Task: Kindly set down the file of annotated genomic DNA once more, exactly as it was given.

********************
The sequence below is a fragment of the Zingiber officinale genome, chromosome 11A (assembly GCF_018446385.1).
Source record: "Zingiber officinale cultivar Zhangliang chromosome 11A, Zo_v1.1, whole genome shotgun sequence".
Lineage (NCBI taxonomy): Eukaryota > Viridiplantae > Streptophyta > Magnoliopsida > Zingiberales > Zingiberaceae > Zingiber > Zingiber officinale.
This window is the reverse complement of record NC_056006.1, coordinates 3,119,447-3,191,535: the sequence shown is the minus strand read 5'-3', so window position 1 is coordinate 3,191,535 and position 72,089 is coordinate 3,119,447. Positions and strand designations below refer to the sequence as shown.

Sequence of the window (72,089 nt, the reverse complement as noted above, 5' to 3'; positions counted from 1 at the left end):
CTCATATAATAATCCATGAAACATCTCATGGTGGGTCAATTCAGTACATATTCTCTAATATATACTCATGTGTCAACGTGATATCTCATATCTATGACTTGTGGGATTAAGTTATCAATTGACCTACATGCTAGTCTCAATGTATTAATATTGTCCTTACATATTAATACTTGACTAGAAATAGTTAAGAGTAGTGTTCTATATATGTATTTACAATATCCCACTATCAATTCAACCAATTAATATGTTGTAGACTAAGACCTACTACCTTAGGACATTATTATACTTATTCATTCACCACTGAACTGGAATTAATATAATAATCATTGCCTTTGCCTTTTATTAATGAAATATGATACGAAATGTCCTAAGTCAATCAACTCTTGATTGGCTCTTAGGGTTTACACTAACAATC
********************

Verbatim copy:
The sequence below is a fragment of the Zingiber officinale genome, chromosome 11A (assembly GCF_018446385.1).
Source record: "Zingiber officinale cultivar Zhangliang chromosome 11A, Zo_v1.1, whole genome shotgun sequence".
Lineage (NCBI taxonomy): Eukaryota > Viridiplantae > Streptophyta > Magnoliopsida > Zingiberales > Zingiberaceae > Zingiber > Zingiber officinale.
This window is the reverse complement of record NC_056006.1, coordinates 3,119,447-3,191,535: the sequence shown is the minus strand read 5'-3', so window position 1 is coordinate 3,191,535 and position 72,089 is coordinate 3,119,447. Positions and strand designations below refer to the sequence as shown.

Sequence of the window (72,089 nt, the reverse complement as noted above, 5' to 3'; positions counted from 1 at the left end):
CTCATATAATAATCCATGAAACATCTCATGGTGGGTCAATTCAGTACATATTCTCTAATATATACTCATGTGTCAACGTGATATCTCATATCTATGACTTGTGGGATTAAGTTATCAATTGACCTACATGCTAGTCTCAATGTATTAATATTGTCCTTACATATTAATACTTGACTAGAAATAGTTAAGAGTAGTGTTCTATATATGTATTTACAATATCCCACTATCAATTCAACCAATTAATATGTTGTAGACTAAGACCTACTACCTTAGGACATTATTATACTTATTCATTCACCACTGAACTGGAATTAATATAATAATCATTGCCTTTGCCTTTTATTAATGAAATATGATACGAAATGTCCTAAGTCAATCAACTCTTGATTGGCTCTTAGGGTTTACACTAACAATC